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Try It! This Works!

Memorizing is tough, memorizing lists is tough! Memorizing is made easier by things like mneumonics (new-mon-ics). Mneumonics like HOMES for the Great Lakes (Huron, Ontario, Michigan, Erie, Superior) give our brains “a hook” to hang things on; a way to make sense of a list. The site www.braingle.com explains why our brains like mneumonics:

1. They make the material more meaningful by adding associations and creating patterns. In fact, mnemonics work better for material that is less meaningful.

2. They help organize the information so that you can more easily retrieve it later. By giving you associations and cues, mnemonics allow you to cross-reference the information in different parts of your memory. This mental structure is very useful for material that has very little inherent organization.

3. Mnemonics typically involve visualizations that help make the facts more vivid. This is especially helpful for people who are visual learners. Additionally, these visualizations help focus your attention on the material by making the learning more fun.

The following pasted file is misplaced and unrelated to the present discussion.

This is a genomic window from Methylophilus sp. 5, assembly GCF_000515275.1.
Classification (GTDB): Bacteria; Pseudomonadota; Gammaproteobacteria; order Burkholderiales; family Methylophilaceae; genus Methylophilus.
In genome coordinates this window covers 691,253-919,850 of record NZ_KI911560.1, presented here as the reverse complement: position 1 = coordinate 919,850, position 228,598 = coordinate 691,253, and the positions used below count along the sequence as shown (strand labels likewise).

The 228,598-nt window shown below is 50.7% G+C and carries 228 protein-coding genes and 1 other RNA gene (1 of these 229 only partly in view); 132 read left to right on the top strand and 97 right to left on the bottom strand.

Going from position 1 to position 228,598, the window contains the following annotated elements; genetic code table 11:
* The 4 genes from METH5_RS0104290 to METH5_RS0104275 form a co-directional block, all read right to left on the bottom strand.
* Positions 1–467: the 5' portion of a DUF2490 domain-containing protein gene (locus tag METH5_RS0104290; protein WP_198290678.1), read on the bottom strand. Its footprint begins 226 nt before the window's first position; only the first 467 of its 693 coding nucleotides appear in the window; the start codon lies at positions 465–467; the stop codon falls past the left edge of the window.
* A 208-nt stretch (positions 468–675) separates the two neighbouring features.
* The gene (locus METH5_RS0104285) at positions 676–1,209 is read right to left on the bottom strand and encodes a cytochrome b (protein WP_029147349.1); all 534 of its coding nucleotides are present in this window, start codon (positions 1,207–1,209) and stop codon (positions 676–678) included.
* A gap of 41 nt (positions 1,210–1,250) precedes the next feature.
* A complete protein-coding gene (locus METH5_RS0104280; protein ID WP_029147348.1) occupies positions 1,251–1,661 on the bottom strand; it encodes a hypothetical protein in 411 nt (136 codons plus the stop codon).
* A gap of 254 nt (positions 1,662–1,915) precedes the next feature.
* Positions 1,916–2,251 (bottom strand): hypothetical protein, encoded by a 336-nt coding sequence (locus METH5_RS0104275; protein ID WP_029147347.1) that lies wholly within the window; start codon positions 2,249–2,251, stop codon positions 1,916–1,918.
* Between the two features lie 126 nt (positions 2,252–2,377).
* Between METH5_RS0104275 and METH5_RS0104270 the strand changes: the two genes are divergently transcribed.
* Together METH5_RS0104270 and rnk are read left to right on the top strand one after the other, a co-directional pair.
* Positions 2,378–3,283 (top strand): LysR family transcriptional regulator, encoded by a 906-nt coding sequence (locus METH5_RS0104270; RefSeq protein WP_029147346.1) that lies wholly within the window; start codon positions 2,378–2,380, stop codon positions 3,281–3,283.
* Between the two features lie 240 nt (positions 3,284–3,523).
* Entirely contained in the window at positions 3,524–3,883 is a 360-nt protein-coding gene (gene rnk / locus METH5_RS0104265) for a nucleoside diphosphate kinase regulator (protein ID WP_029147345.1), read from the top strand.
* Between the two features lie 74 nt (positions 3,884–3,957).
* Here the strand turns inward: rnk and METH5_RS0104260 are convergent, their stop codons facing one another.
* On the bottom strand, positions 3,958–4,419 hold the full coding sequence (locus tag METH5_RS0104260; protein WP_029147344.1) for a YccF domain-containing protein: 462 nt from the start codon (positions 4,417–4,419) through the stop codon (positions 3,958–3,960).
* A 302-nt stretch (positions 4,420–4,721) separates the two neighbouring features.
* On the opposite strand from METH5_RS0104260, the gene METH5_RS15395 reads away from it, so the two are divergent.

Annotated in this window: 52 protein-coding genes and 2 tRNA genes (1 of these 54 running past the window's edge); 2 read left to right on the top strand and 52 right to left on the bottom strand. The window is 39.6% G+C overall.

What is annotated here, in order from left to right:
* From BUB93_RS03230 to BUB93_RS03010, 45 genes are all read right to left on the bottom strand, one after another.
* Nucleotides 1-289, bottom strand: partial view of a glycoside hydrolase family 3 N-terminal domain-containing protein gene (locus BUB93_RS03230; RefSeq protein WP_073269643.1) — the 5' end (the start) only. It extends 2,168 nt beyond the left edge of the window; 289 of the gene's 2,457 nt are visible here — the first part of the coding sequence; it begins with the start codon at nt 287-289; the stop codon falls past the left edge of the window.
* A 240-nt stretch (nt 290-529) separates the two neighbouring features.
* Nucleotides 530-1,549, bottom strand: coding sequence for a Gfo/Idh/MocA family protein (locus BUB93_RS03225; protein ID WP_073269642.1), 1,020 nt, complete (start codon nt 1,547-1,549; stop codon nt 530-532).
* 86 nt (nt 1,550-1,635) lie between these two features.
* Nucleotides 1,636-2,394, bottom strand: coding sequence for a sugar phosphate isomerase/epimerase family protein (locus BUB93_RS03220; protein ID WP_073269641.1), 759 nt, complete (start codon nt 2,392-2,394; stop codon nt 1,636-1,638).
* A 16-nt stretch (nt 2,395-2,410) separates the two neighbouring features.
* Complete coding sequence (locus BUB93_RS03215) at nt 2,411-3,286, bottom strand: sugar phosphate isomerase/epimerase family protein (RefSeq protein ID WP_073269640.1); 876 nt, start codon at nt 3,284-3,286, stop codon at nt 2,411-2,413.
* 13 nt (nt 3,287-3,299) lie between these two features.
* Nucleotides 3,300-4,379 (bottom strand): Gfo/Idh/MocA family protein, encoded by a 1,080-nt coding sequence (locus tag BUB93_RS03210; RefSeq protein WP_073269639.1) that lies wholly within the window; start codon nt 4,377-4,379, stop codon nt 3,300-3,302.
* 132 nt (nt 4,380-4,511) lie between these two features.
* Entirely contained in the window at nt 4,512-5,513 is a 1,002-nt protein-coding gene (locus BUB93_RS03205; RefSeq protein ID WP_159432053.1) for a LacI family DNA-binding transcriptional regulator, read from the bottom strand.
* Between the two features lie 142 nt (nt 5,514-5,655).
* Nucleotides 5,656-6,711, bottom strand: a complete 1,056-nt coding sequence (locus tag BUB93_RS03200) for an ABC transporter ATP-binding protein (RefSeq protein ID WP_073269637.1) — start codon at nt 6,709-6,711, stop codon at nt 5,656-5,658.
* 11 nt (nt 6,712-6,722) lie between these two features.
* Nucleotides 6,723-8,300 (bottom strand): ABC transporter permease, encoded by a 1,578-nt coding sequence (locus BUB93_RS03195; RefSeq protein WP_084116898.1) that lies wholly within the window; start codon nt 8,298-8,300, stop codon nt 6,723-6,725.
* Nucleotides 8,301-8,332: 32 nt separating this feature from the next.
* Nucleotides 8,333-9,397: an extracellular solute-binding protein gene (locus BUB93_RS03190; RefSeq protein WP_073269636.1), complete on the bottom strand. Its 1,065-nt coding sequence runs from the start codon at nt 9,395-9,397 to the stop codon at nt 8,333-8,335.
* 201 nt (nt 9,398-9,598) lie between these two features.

Memory aids that build links can be visual like this picture of an energy drink:

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I made this with a student to help her remember the term “mitochondria” and to help her remember that the function of the mitochondria is to produce energy in the cell.

Another memory aid that builds connections for a student is narrative, or story. I taught students the capitals of the provinces of Canada in less than half an hour. Ham up the stories, the funnier the better, and the more memorable! For a copy of this, click here.